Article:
Sorry, Boston Celtics fans, but you might not like what I'm about to say.
Rajon Rondo's actions during Wednesday nights game were inexcusable, rightly resulting in his ejection from the game. After a hard foul from Kris Humphries on Kevin Garnett, Rondo took it upon himself to enforce the law, shoving Humphries and starting a brawl between the Celtics and Nets.
Rondo and Humphries -- along with Gerald Wallace -- were tossed from the game. The league office will review video of the incident Thursday morning and will likely make a decision on Rondo's suspension and/or fine soon after.
When they do, they should come down hard on the Celtics' point guard.
Several elements go into this thought process. Aside from the obvious "you should not be exchanging physical blows with your opponent" mentality, Rondo is a repeat offender. Two incidents come to mind last season, both involving referees. Rondo was suspended for chucking a ball at a referee during a regular season game against the Detroit Pistons and was sidelined again for chest bumping an official during a playoff game against the Atlanta Hawks.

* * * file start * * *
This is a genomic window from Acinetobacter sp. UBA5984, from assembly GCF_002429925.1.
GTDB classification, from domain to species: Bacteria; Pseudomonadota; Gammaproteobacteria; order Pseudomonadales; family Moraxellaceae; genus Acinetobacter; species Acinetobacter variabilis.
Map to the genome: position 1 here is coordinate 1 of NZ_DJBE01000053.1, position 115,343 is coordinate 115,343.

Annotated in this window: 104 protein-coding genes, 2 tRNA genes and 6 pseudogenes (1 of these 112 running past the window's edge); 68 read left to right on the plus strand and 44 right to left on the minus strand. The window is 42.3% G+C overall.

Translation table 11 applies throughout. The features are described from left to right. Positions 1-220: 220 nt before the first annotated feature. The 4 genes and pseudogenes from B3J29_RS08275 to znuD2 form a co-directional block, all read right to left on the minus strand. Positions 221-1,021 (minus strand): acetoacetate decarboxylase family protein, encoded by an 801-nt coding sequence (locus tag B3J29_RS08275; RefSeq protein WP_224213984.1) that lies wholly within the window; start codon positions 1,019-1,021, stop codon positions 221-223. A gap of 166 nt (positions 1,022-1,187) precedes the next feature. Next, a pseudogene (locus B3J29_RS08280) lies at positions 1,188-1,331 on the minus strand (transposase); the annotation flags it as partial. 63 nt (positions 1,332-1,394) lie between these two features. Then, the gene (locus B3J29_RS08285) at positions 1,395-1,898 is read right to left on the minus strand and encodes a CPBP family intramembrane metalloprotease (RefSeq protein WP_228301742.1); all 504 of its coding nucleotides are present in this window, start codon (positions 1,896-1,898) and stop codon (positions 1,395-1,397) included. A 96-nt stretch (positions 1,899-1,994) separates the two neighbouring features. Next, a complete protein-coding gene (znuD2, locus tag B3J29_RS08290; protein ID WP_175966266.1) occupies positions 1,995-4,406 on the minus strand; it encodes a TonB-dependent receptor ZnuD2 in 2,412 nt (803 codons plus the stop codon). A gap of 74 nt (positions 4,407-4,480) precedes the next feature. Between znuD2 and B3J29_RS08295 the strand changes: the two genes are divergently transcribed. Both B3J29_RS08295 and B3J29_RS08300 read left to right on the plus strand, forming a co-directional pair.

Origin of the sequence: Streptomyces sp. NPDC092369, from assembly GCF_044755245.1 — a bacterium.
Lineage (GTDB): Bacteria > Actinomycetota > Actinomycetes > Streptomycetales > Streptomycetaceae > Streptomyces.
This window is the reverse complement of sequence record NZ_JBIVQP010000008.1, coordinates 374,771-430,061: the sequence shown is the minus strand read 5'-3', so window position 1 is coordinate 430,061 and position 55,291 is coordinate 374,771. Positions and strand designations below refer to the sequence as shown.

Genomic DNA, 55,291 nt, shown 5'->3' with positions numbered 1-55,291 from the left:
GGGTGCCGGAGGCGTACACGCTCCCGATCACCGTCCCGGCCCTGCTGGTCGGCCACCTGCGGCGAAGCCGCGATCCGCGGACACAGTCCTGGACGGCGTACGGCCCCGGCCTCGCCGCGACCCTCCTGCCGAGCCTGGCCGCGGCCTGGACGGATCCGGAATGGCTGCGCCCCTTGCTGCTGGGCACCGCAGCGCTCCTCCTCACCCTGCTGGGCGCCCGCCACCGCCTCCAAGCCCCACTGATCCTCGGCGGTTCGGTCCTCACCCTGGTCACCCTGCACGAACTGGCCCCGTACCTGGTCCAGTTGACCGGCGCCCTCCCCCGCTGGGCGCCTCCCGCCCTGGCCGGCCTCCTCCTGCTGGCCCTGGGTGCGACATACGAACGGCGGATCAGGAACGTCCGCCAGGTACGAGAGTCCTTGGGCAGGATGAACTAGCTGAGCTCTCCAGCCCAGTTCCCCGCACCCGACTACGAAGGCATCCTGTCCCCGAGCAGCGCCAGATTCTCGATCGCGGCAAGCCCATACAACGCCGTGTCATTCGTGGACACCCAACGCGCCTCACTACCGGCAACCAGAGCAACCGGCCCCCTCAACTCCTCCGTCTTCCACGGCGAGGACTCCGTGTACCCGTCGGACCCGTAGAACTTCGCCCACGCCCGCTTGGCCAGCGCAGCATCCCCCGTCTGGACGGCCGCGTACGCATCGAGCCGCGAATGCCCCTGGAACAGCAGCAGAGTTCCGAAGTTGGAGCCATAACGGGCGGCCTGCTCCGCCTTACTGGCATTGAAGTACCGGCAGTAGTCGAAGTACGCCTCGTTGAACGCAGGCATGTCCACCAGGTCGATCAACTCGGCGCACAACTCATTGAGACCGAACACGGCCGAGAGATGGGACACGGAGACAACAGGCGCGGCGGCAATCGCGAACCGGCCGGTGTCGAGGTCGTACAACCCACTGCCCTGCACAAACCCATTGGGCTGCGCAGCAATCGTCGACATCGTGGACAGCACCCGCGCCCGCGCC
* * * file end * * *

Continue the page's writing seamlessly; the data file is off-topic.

Neither of those incidents will help Rondo's cause. Sean Grande of WEEI put it best when he said that the principal isn't as lenient during your second visit.
The biggest issue, however, is that the fight made its way into the crowd.
This isn't the WWE, where fans can expect the fight to come to them. Basketball fans are there to enjoy a game, not to have tall, sweaty guys fall on them and beat each other up. To have an altercation between two players extend into the stands isn't acceptable. It wasn't in the Pistons-Pacers brawl, and it isn't now.
David Stern must send a strong message that this can never, ever happen.
While this altercation wasn't nearly as chaotic as the one in Detroit -- as far as we know, Rondo wasn't beating up fans, a la Ron Artest -- but to have it enter fan territory is bad enough. In that brawl, the NBA assessed 147-games worth of suspensions to those involved. Of course, Rondo should not be suspended for that many games, but to send the message that this doesn't fly, the league should assess a sizable suspension -- in my opinion, five to ten games -- and a big fine.
The lesson must be made clear: fighting, especially near fans, isn't tolerable.
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